China’s “Double Whammy for Prospective Entrepreneurs”

(p. B12) China’s past attempts to stoke indigenous innovation have a checkered history. A flood of cheap capital and high, state-set solar power rates in the mid-2000s secured China’s place as the world’s number one solar cell manufacturer. But it also led to enormous overcapacity, which sank prices and pushed debt burdens higher, making investment in real R&D more difficult. For investors, China’s solar champions have been a losing proposition–American depositary receipts of top firms such as JinkoSolar are worth less than half of their peak in 2010. Robotics, a key element of Beijing’s “Made in China 2025” plan to dominate high-tech manufacturing, is exhibiting similar tendencies.
The state-centric nature of China’s financial system–and its weak intellectual property protection–represents a double whammy for prospective entrepreneurs. Small private-sector firms often only have access to capital through expensive shadow banking channels, and face the risk that some better connected, state-backed firm will make off with their designs–with very little recourse.

For the full story, see:
Nour Malas and Paul Overberg. “‘Chinese Innovation Won’t Come Easily Without U.S. Tech.” The Wall Street Journal (Tuesday, March 23, 2018): B12.
(Note: the online version of the story has the date March 22, 2018, and has the title “Can China’s Red Capital Really Innovate?”)

Silicon Valley Firm Defies Disruption

(p. A1) LOS GATOS, Calif.–Companies that resist change don’t tend to last long in the caldron of innovation called Silicon Valley.
Then there’s the Z.A. Macabee Gopher Trap Co.
Founded in 1900 by local barber and inventor Zephyr Albert Macabee to manufacture his patented metal gopher traps, the company is a stickler for tradition.
The traps’ design has remained exactly the same, including their forest green color–despite complaints that the hue makes them hard to spot. Some customers gripe of hitting them with mowers, and have repainted them bright red or other colors. Still, the company doesn’t waver.
Macabee operates out of the same small Victorian house where “Zeph” Macabee started it all on a quiet residential street. Even the packaging—Spartan white boxes of 24–remain unchanged since the postearthquake edition of 1906.
“We have a strong product identity,” says Ronald Fink, the company’s cheerful septuagenarian general manager, who grew up on a nearby apricot farm.
But existential questions loom. The company’s patent expired in 1917. The threat of cheap Asian knockoffs led the company in (p. A10) 2008 to shift all production to China and lay off the eight Cambodian refugees who built traps in the basement on decades-old machines.
Another new competitor has popped up: a pest exterminator named Steve Albano, founder of Trapline Products in Redwood City, who used and studied Macabee traps and came up with what he considers a better design. “I think they just work better,” says Mr. Albano.
. . .
As the owners sort out their differences, copycat traps are flooding the market. Most retail for about a third less than the roughly $9 a Macabee commands, including several that even mimic the forest color.
“But people still buy us, because they know they’re getting quality,” says Mr. Fink.

For the full story, see:
Timothy Aeppel. “Old Time Rodent-Trap Company Doesn’t Gopher Change; At one firm in Silicon Valley, disruption is a dirty word; existential fears after 100 years.” The New York Times (Fri., June 19, 2015): A1 & A10.
(Note: ellipsis added.)
(Note: the online version of the story has the title “Macabee, an Old Time Maker of Rodent Traps, Doesn’t Gopher Change; At one firm in Silicon Valley, disruption is a dirty word; existential fears after 100 years.”)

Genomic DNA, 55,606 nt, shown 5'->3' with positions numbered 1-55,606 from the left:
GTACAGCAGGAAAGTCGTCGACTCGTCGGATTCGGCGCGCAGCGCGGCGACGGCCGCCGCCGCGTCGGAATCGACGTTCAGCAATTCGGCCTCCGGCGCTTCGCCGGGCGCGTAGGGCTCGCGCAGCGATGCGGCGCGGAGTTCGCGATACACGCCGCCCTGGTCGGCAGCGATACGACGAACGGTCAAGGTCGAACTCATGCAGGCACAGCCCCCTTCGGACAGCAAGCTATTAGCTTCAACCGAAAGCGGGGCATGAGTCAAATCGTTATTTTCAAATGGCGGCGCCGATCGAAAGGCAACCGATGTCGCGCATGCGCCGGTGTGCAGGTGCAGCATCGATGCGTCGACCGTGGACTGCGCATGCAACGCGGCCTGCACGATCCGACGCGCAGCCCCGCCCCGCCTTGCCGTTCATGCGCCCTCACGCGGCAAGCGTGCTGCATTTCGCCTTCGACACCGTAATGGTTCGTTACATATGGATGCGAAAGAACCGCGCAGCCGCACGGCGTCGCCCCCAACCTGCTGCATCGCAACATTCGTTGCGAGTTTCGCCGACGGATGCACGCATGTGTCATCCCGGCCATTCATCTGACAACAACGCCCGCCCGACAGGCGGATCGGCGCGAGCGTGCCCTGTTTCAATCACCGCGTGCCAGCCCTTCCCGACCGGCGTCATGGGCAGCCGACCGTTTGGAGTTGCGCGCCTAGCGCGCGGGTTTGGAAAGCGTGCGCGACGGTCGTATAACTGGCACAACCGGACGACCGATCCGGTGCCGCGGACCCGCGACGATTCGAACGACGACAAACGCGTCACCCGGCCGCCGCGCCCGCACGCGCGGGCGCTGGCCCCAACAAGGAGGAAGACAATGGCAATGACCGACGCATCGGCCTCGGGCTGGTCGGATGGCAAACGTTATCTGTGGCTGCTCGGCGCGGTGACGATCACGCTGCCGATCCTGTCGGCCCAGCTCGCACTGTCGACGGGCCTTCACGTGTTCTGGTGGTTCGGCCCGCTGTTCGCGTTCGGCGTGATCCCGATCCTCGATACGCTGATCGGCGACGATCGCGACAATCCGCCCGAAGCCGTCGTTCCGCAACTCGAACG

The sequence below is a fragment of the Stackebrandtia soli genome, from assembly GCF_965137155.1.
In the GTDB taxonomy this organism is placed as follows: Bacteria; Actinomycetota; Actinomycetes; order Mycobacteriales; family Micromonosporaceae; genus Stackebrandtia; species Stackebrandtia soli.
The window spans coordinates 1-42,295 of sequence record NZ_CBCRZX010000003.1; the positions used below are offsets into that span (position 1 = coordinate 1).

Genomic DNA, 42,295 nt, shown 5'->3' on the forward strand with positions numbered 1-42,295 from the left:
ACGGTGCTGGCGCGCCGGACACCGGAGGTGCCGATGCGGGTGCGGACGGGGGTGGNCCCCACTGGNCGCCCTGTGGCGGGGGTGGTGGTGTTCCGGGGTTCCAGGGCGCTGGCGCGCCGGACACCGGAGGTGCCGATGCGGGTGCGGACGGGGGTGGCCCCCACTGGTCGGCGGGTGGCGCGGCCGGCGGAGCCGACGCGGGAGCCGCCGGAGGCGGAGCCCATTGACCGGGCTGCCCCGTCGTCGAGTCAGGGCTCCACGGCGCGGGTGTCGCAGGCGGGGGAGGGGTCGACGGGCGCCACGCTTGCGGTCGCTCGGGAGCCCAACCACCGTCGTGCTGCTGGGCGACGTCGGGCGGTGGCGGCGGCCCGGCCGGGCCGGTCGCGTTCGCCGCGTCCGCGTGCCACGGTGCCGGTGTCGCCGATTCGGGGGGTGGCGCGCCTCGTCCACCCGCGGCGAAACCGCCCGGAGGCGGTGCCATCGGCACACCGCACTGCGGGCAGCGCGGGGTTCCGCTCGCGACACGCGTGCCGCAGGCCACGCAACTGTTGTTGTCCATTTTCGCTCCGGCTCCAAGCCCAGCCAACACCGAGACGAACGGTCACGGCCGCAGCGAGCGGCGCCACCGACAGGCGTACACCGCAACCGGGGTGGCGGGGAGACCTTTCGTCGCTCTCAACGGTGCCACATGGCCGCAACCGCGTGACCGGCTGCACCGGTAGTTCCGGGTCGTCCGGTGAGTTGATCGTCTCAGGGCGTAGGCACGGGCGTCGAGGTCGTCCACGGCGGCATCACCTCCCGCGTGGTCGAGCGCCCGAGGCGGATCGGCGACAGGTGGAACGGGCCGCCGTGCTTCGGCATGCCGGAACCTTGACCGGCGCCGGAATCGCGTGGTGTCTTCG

94-Year-Old Applies for Patent on Slow-Hunch Solid State Battery

(p. 7) In 1946, a 23-year-old Army veteran named John Goodenough headed to the University of Chicago with a dream of studying physics. When he arrived, a professor warned him that he was already too old to succeed in the field.
Recently, Dr. Goodenough recounted that story for me and then laughed uproariously. He ignored the professor’s advice and today, at 94, has just set the tech industry abuzz with his blazing creativity. He and his team at the University of Texas at Austin filed a patent application on a new kind of battery that, if it works as promised, would be so cheap, lightweight and safe that it would revolutionize electric cars and kill off petroleum-fueled vehicles. His announcement has caused a stir, in part, because Dr. Goodenough has done it before. In 1980, at age 57, he coinvented the lithium-ion battery that shrank power into a tiny package.
We tend to assume that creativity wanes with age. But Dr. Goodenough’s story suggests that some people actually become more creative as they grow older. Unfortunately, those late-blooming geniuses have to contend with powerful biases against them.
. . .
Years ago, he decided to create a solid battery that would be safer. Of course, in a perfect world, the “solid-state” battery would also be low-cost and lightweight. Then, two years ago, he discovered the work of Maria Helena Braga, a Portuguese physicist who, with the help of a colleague, had created a kind of glass that can replace liquid electrolytes inside batteries.
Dr. Goodenough persuaded Dr. Braga to move to Austin and join his lab. “We did some experiments to make sure the glass was dry. Then we were off to the races,” he said.
Some of his colleagues were dubious that he could pull it off. But Dr. Goodenough was not dissuaded. “I’m old enough to know you can’t close your mind to new ideas. You have to test out every possibility if you want something new.”
When I asked him about his late-life success, he said: “Some of us are turtles; we crawl and struggle along, and we haven’t maybe figured it out by the time we’re 30. But the turtles have to keep on walking.” This crawl through life can be advantageous, he pointed out, particularly if you meander around through different fields, picking up clues as you go along. Dr. Goodenough started in physics and hopped sideways into chemistry and materials science, while also keeping his eye on the social and political trends that could drive a green economy. “You have to draw on a fair amount of experience in order to be able to put ideas together,” he said.

For the full commentary, see:
Kennedy, Pagan. “To Be a Genius, Think Like a 94-Year-Old.” The New York Times, SundayReview Section (Sun., APRIL 9, 2017): 7.
(Note: ellipsis added.)
(Note: the online version of the commentary has the date APRIL 7, 2017.)

Jewish Medical Inventor Invested in Human Capital Because That “Could Never Be Taken from Me”